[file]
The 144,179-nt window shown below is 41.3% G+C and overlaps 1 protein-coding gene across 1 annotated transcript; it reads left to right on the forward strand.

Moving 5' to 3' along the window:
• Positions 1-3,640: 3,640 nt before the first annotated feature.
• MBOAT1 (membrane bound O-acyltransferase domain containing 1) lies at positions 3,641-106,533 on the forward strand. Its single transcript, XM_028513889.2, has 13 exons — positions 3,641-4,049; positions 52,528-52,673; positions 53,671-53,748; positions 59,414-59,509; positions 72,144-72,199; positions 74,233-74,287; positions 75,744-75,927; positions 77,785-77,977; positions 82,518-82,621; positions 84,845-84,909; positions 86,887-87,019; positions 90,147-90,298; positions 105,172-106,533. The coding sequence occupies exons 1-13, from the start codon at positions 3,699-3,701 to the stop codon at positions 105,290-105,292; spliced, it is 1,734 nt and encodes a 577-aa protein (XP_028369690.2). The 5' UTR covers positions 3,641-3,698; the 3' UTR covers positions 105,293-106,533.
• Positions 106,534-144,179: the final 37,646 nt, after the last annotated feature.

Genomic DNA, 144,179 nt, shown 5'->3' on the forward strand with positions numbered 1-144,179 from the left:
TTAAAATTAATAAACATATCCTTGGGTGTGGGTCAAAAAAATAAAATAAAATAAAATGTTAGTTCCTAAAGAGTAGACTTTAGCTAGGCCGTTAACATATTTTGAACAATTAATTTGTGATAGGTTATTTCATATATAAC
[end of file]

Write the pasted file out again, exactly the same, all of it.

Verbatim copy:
The 144,179-nt window shown below is 41.3% G+C and overlaps 1 protein-coding gene across 1 annotated transcript; it reads left to right on the forward strand.

Moving 5' to 3' along the window:
• Positions 1-3,640: 3,640 nt before the first annotated feature.
• MBOAT1 (membrane bound O-acyltransferase domain containing 1) lies at positions 3,641-106,533 on the forward strand. Its single transcript, XM_028513889.2, has 13 exons — positions 3,641-4,049; positions 52,528-52,673; positions 53,671-53,748; positions 59,414-59,509; positions 72,144-72,199; positions 74,233-74,287; positions 75,744-75,927; positions 77,785-77,977; positions 82,518-82,621; positions 84,845-84,909; positions 86,887-87,019; positions 90,147-90,298; positions 105,172-106,533. The coding sequence occupies exons 1-13, from the start codon at positions 3,699-3,701 to the stop codon at positions 105,290-105,292; spliced, it is 1,734 nt and encodes a 577-aa protein (XP_028369690.2). The 5' UTR covers positions 3,641-3,698; the 3' UTR covers positions 105,293-106,533.
• Positions 106,534-144,179: the final 37,646 nt, after the last annotated feature.

Genomic DNA, 144,179 nt, shown 5'->3' on the forward strand with positions numbered 1-144,179 from the left:
TTAAAATTAATAAACATATCCTTGGGTGTGGGTCAAAAAAATAAAATAAAATAAAATGTTAGTTCCTAAAGAGTAGACTTTAGCTAGGCCGTTAACATATTTTGAACAATTAATTTGTGATAGGTTATTTCATATATAAC